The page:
Diagnosis & treatment

What causes insomnia? A look at insomnia symptoms and causes

What causes insomnia, and what are the main symptoms of insomnia? Now that we’ve taken some time to define insomnia and explore its effects, let’s turn our attention to identifying specific insomnia symptoms and causes.

Insomnia symptoms

Symptoms of insomnia range from simple sleeplessness to more complex health issues. Lying awake in bed before you’re able to sleep, an inability to sleep for more than a short period, waking up too early – these are all basic insomnia symptoms, according to the National Heart, Lung, and Blood Institute (NHLBI).1

The Mayo Clinic also lists Irritability, difficulty concentrating, a tendency toward increased errors or accidents and tension headaches as insomnia symptoms,2 while the National Sleep Foundation adds depression, stress and anxiety, stating that “people with insomnia are four times as likely to suffer from depression as people who sleep well.”3

However, when considering some of these symptoms of insomnia, it’s important to remember that insomnia itself is “both a symptom and a disorder.”4 For instance, insomnia may be considered a symptom of depression, rather than vice versa; as a 1999 study published in the Journal of Clinical Psychiatry pointed out, insomnia is reported as a symptom by more than 90 percent of patients with depression.5

For this reason, medical experts break insomnia down into two separate types: primary and secondary. “Secondary insomnia is the symptom or side effect of another problem,” according to the NHLBI. “Primary insomnia isn’t a symptom or side effect of another medical condition. It is its own distinct disorder, and its cause isn’t well understood.”6

Insomnia causes

This classification of insomnia into primary and secondary types is an important step to take before trying to figure out what causes insomnia. The cause of secondary insomnia is presumed to be the underlying health condition to which it’s connected – a list that commonly includes depression, arthritis, asthma, headache disorders, gastrointestinal disorders and stroke.6

However, primary insomnia causes are a bit harder to pin down. Because insomnia affects so many different types of people, and occurs in such a large segment of the population, it can be tough to find specific causes. The factors that cause insomnia will vary depending on your unique body type, age, lifestyle and other factors.

The NHLBI suggests that life changes may serve as a primary insomnia cause. “It may be due to major or long-lasting stress or emotional upset. Travel or other factors, such as work schedules that disrupt your sleep routine, also may trigger primary insomnia.”6

Medline Plus, an online publication of the U.S. National Library of Medicine, attempts to define the causes of primary insomnia by reasoning that sleep habits “learned as children may affect our sleep behaviors as adults” – particularly when those habits are repeated over many years to the point of becoming ingrained habits.7

The Mayo Clinic also notes that, while they may not be insomnia causes in and of themselves, certain factors increase your chances of having insomnia:2

  • Age. “Insomnia increases with age.”
  • Gender. “Women are much more likely to experience insomnia.”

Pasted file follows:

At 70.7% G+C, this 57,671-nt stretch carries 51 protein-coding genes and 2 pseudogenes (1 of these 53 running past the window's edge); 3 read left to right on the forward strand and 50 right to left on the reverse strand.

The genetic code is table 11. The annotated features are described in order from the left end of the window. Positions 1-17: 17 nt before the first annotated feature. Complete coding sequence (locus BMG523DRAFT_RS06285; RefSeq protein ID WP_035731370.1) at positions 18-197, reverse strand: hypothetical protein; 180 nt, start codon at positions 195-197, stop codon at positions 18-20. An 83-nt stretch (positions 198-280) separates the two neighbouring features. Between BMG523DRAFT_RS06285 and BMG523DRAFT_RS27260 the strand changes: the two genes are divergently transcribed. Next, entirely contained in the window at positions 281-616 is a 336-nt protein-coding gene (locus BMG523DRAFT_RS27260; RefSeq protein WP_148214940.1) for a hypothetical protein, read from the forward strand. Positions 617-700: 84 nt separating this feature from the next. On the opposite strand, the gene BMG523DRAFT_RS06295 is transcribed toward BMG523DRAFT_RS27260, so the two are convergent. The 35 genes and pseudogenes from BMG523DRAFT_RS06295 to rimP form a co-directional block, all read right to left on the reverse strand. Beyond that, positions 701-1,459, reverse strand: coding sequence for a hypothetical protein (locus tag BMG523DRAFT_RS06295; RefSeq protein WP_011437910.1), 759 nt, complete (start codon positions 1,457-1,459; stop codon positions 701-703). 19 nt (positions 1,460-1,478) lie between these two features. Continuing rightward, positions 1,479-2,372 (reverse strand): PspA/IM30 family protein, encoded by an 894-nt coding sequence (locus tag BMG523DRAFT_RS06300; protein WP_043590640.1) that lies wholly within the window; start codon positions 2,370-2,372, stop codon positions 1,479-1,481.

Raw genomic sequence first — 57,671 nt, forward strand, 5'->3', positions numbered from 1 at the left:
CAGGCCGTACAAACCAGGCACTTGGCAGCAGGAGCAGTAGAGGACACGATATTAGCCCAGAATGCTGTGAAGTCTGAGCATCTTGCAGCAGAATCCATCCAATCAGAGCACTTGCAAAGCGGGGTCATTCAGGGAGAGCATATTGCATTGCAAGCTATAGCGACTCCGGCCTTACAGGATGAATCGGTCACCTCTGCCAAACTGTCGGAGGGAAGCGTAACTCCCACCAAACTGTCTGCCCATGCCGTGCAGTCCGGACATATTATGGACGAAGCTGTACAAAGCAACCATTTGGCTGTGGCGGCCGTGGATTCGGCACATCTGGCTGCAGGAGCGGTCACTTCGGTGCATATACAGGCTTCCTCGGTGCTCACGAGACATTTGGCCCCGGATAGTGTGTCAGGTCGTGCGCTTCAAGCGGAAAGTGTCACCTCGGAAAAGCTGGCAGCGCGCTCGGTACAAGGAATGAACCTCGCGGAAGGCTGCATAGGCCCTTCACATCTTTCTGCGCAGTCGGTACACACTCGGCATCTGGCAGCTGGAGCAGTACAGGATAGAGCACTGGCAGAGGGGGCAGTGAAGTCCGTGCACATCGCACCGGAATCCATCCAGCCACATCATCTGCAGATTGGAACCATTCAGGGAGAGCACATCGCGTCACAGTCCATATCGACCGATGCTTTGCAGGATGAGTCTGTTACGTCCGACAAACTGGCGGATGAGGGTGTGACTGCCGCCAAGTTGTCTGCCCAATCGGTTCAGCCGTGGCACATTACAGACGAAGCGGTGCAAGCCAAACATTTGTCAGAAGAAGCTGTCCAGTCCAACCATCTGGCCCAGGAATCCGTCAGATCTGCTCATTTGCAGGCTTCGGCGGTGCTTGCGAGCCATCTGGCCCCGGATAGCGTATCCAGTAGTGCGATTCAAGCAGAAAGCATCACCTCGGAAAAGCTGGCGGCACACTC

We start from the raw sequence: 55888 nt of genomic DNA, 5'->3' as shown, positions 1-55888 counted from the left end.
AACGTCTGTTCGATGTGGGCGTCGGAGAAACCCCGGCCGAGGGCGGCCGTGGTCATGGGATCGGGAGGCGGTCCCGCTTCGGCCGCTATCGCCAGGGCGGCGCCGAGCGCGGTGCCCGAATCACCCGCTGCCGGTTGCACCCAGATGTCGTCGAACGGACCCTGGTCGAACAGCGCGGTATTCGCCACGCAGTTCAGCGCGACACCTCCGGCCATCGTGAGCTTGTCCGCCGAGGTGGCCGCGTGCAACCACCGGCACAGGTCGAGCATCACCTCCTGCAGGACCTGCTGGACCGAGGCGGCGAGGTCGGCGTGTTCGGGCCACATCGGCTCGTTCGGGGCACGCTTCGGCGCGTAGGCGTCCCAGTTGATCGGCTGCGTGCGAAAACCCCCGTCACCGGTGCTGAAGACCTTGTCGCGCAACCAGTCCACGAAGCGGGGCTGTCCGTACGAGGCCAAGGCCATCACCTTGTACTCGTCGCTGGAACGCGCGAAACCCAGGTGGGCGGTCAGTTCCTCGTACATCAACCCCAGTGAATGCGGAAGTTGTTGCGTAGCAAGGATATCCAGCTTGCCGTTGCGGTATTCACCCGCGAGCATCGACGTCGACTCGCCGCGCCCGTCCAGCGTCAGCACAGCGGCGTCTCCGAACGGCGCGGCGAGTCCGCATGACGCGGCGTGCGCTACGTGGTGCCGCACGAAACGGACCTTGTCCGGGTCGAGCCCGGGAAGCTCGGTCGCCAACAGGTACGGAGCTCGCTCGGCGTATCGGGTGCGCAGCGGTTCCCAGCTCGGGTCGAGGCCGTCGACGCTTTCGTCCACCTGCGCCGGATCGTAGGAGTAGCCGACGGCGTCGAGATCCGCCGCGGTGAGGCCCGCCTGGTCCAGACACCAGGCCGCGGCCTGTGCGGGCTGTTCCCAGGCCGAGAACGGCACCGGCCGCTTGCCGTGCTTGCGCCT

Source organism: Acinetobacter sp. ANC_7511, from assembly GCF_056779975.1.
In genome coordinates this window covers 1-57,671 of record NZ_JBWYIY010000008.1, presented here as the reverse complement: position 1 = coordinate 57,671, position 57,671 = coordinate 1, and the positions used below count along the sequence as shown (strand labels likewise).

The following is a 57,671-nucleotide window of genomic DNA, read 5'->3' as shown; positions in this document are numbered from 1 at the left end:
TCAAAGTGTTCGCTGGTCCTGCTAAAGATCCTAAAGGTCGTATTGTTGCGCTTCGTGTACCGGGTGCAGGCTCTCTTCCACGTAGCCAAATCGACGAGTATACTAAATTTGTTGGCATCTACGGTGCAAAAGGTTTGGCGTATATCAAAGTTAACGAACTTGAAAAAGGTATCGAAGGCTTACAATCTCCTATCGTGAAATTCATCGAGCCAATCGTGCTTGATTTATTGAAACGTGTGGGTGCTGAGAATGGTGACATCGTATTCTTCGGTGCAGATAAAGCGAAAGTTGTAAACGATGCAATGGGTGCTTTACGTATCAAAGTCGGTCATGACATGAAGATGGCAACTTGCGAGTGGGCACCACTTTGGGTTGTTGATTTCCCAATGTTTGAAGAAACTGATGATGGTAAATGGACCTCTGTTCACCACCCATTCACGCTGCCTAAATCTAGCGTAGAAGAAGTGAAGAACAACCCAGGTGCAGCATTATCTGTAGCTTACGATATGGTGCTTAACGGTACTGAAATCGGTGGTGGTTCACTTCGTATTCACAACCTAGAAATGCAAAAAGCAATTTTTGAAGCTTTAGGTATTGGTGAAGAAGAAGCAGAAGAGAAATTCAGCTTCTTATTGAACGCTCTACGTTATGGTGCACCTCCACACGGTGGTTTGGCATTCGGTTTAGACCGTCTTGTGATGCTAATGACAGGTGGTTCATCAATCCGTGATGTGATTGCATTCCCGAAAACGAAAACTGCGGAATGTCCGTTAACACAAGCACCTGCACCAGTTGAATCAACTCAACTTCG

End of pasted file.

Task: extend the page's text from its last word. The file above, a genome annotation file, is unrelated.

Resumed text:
• Stress. “Stressful events can cause temporary insomnia.”
  • Mental health. “Early-morning awakening is a classic symptom of depression.”
  • Frequent travel. “Jet lag from traveling across multiple time zones can cause insomnia.”

Here are some other common insomnia causes according to Medline Plus and the Mayo Clinic:2,7

  • Lack of exercise
  • Worrying too much
  • Excessive napping during the day
  • Poor sleep environment (i.e., too bright or too noisy)
  • Working during the night or evening
  • Not having a consistent nightly bedtime
  • Spending time in bed while awake (i.e., reading or watching TV in bed)
  • The use of alcohol or tobacco
  • Using too much caffeine, “especially late in the day”
  • The overuse of “certain types of sleep medications,” cold medications and diet pills

We conclude by pointing out that sleep apnea – the focus of the blog – is also both a common cause and symptom of insomnia. If you’re experiencing issues similar to what’s been described here, talk to your doctor and ask whether you should take a sleep test.



  1. National Heart, Lung, and Blood Institute (NHLBI). “Insomnia.” Published/updated April 10, 2014 on Medline Plus. Retrieved from http://www.nlm.nih.gov/medlineplus/insomnia.html (accessed April 25, 2014).
  2. Mayo Clinic Staff. “Diseases and Conditions: Insomnia.” Published April 4, 2014 on the Mayo Clinic website. Retrieved from http://www.mayoclinic.org/diseases-conditions/insomnia/basics/definition/CON-20024293?p=1 (accessed April 25, 2014).
  3. The National Sleep Foundation. “Sleep Aids and Insomnia.” Retrieved from http://sleepfoundation.org/sleep-disorders-problems/insomnia/sleep-aids-and-insomnia (accessed April 24, 2014).
  4. Buysse DJ. “Chronic Insomnia.” Am J Psychiatry. Jun 2008; 165(6): 678–686. Retrieved from http://www.ncbi.nlm.nih.gov/pmc/articles/PMC2859710/ (accessed April 25, 2014).
  5. Thase ME. “Antidepressant treatment of the depressed patient with insomnia.” J Clin Psychiatry. 1999;60 Suppl 17:28-31; discussion 46-8. Retrieved from http://www.ncbi.nlm.nih.gov/pubmed/10446739 (accessed April 25, 2014).
  6. National Heart, Lung, and Blood Institute (NHLBI). “What Causes Insomnia?” Published December 13, 2011. Retrieved from http://www.nhlbi.nih.gov/health/health-topics/topics/inso/causes.html (accessed April 24, 2014).
  7. U.S. National Library of Medicine. “Insomnia.” Published/updated August 16, 2011 on Medline Plus. Retrieved from http://www.nlm.nih.gov/medlineplus/ency/article/000805.htm (accessed April 24, 2014).


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